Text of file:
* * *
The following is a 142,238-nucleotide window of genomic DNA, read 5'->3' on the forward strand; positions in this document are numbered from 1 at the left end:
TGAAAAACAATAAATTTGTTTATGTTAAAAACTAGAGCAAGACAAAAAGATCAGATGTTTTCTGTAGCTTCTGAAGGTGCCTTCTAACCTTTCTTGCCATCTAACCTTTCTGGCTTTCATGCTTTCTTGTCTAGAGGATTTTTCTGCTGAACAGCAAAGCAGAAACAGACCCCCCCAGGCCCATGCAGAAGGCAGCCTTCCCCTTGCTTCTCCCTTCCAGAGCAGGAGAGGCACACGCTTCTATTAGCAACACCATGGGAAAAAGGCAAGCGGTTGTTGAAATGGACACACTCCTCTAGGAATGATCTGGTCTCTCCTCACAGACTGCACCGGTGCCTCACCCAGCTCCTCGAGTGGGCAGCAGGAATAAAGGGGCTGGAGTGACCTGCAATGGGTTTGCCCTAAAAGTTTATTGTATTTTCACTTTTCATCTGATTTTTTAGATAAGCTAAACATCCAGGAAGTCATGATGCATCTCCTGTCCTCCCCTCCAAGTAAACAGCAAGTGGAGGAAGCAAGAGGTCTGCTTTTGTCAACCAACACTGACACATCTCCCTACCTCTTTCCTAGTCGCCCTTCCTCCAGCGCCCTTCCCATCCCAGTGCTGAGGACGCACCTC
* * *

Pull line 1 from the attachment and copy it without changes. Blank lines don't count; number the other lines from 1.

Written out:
The following is a 142,238-nucleotide window of genomic DNA, read 5'->3' on the forward strand; positions in this document are numbered from 1 at the left end: